This dissertation examines how fiscal policy affects gender inequality using a comparable and comprehensive framework and data from Brazil, Colombia, the Dominican Republic, Mexico, and Uruguay. Using the harmonized household microdata provided by the Commitment to Equity (CEQ) Institute at Tulane University, this study assesses how fiscal policy in these countries affects households and beneficiaries with gender equity as the focus. This is the first cross-country comprehensive gendered fiscal incidence analysis evaluating the impact of direct and indirect taxes (including consumption taxes and subsidies), direct and indirect subsidies (e.g., cash transfers), and in-kind education and health transfers combined. The study reveals that male breadwinner households are more disadvantaged pre and post government intervention as compared to female breadwinner households. However, female headed households are more disadvantaged than male headed households. In fact, female headed households are the most severely disadvantaged group compared to any other gender variable. In all countries analyzed in this study, fiscal policy as a whole does improve the wellbeing of those who are more disadvantaged pre fisc (i.e., the poor, defined as those who earn less than US$5.50 PPP per day) regardless of their gender. Further research is needed to determine why female breadwinners are better off than male breadwinners, but female headed households are more disadvantaged than any other type of gender household classification. Additionally, more research should be done to determine the most effective gender variables necessary to assess fiscal policy.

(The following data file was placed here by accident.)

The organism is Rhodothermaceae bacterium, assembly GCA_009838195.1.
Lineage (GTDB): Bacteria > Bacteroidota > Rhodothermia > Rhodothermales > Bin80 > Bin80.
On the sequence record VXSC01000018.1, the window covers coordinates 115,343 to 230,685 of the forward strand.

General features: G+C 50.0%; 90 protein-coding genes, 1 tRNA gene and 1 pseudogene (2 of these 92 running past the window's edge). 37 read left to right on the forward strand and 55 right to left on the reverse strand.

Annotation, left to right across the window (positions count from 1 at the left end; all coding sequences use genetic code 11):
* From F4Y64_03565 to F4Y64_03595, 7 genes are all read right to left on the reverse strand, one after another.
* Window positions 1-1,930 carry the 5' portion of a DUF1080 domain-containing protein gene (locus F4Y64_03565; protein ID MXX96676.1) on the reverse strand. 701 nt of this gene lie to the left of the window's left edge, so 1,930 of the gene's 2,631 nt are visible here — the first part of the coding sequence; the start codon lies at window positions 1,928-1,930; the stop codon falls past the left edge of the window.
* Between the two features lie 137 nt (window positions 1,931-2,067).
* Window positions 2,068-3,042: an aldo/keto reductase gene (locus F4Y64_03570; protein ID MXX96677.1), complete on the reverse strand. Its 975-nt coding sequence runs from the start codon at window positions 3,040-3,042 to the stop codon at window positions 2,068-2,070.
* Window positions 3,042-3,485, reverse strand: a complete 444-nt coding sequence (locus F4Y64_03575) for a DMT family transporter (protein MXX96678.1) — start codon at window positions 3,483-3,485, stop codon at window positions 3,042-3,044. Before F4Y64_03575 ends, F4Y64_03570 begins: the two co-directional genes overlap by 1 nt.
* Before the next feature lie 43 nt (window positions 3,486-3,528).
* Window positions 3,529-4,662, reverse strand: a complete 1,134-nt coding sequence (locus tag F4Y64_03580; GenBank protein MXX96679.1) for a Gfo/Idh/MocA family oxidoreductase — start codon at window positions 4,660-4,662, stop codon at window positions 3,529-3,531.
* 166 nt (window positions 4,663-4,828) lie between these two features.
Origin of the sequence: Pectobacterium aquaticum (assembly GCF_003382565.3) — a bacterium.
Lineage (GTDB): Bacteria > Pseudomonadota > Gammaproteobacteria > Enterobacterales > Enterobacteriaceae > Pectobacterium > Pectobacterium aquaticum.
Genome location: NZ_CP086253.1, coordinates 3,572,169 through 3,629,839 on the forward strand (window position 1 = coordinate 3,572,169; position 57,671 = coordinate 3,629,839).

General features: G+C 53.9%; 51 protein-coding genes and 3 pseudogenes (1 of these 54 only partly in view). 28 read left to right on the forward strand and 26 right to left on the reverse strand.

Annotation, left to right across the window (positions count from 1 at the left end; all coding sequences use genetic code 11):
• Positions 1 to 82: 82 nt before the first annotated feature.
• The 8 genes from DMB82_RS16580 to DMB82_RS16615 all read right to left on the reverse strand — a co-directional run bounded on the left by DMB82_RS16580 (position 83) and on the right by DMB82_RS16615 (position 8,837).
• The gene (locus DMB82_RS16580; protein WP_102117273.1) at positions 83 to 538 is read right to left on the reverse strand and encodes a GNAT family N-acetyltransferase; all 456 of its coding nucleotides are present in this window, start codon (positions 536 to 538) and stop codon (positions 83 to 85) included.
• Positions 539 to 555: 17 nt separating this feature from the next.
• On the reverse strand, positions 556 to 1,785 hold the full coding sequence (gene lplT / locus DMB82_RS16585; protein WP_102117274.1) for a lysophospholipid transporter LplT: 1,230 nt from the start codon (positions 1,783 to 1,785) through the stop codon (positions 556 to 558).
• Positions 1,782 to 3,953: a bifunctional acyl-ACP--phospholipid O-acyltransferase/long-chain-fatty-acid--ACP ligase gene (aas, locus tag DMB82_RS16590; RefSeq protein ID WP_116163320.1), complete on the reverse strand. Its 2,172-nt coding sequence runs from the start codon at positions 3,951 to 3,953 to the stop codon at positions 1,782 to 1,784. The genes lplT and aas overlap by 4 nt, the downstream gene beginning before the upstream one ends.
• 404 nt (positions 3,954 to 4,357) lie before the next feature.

|Advisor:||Lustig, Nora C.|
|Commitee:||Feoli, Ludovico, Huck, Jr, James D|
|School:||Tulane University, Graduate Program in Biomedical Sciences|
|Department:||Latin American Studies|
|School Location:||United States -- Louisiana|
|Source:||DAI-A 82/3(E), Dissertation Abstracts International|
|Subjects:||Latin American Studies, Economics, Public policy|
|Keywords:||Fiscal incidence, Gender inequality, Inequality, Latin America, Poverty, Social spending|
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